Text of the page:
A former road safety minister says drug driving is now a ‘hidden epidemic’, with courts convicting almost 20,000 people for driving under the influence of drugs in 2018 alone—around four times as many as earlier years.
The appalling new information from the Driver and Vehicle Licensing Agency (DVLA), shows that, between January 2018 and March 2019, 19,615 motorists lost their licences—that’s equal to 60 every working day or 302 every working week.
A sorry figure
The latest DVLA figures released under the Freedom of Information Act show police nabbed over 200 17-year-olds who had just passed their driving tests and over 40 children aged 15 and 16—all behind the wheel with drugs in their system.
Six people lost their licences after causing death while driving while intoxicated with substances that included cannabis and cocaine.
Some of those whose offences resulted in the death (of at least one other) received a four-year driving ban as punishment and while DVLA data doesn’t show if courts handed out custodial sentences, few offenders go to prison.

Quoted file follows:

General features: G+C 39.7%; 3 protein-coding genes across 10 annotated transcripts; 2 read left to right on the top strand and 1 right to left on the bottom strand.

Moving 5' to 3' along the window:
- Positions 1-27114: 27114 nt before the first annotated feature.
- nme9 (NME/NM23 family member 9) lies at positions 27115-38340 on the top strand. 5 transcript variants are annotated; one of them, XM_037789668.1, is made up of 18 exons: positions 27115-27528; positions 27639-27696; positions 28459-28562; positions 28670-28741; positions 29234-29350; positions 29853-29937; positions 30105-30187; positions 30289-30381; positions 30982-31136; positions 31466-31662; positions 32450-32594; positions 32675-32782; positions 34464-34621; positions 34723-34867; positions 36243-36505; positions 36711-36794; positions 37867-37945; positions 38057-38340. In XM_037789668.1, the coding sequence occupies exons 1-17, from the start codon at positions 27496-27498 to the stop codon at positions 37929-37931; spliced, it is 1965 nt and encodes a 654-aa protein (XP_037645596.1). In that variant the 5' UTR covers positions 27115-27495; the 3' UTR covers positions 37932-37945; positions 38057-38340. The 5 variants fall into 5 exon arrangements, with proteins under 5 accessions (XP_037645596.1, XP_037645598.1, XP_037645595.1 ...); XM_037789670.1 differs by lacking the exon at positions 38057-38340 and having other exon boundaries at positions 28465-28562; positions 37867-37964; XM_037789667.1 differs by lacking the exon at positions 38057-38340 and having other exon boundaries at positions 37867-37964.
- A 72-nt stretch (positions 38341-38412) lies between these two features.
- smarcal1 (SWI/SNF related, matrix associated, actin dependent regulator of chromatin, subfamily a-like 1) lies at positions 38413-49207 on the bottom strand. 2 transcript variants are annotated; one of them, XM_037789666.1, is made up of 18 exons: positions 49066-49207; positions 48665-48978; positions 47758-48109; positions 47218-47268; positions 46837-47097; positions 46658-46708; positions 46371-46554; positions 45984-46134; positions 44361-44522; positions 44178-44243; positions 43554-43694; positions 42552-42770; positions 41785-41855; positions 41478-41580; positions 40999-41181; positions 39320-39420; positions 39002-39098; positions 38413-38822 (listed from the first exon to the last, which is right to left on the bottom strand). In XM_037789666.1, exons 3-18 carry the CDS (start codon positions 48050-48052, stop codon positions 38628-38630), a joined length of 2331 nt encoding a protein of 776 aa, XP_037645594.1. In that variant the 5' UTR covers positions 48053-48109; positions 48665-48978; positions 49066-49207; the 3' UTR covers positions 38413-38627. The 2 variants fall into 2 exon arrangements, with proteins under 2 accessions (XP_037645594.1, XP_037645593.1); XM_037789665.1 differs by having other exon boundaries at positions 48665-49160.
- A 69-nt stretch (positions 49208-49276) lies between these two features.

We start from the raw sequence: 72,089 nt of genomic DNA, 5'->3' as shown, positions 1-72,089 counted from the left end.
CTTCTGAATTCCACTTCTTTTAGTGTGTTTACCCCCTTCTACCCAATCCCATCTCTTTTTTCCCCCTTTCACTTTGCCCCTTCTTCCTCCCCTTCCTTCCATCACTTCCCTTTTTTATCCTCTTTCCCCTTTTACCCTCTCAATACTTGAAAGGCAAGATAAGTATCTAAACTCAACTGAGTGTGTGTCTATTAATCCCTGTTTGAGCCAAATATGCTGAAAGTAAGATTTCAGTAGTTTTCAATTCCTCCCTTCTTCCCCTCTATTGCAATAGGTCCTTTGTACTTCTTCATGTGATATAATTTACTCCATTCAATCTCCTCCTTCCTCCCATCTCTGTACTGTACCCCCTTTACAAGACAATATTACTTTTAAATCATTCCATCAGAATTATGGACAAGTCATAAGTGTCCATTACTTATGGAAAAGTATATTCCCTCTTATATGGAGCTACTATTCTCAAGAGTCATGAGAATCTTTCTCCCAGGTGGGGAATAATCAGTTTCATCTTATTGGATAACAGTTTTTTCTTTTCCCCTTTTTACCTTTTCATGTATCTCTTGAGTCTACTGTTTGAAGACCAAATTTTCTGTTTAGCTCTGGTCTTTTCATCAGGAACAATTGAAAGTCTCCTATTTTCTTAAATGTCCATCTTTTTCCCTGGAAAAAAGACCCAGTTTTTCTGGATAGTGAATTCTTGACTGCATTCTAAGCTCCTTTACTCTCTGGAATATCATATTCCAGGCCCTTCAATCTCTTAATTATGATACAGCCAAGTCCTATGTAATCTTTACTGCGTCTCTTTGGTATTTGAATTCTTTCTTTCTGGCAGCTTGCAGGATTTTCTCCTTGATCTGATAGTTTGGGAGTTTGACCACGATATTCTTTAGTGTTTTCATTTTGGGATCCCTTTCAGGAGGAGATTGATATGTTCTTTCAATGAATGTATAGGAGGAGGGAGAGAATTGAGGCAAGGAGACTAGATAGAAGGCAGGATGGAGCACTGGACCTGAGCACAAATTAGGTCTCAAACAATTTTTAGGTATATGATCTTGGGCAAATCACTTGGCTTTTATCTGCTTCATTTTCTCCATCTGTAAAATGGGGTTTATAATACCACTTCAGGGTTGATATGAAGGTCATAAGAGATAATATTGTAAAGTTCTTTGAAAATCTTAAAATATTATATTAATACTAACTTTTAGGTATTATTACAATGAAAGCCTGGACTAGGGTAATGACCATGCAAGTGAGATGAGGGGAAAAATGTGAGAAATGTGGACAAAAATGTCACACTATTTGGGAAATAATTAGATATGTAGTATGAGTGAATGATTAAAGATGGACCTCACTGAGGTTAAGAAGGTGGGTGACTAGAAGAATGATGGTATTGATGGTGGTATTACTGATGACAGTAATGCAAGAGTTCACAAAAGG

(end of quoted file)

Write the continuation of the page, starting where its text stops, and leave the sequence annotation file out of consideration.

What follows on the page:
Drivers in their late twenties are the most serious offenders. Age 25 is when most people get disqualified because of driving while intoxicated with drugs.
The middle-aged and elderly didn’t have clean records, either. Courts prosecuted 78 motorists over the age of 60 for failing drugs tests. The eldest to lose their licence was a 74-year-old woman.
Figures show that men offend the most, with 18,175 prosecutions, compared with 1,440 women.
The figures include those prosecuted for driving or being in charge of a vehicle when unfit, driving or attempting to drive with a drug level above the specified limit, and causing death by careless driving.
Driving under the influence of drugs became a recognised criminal offence in 2015. In the 12 months following the law change, a police survey showed that when officers from 26 forces stopped motorists on suspicion of taking drugs and carried out 5,857 roadside drug tests, 3,718 tested positive.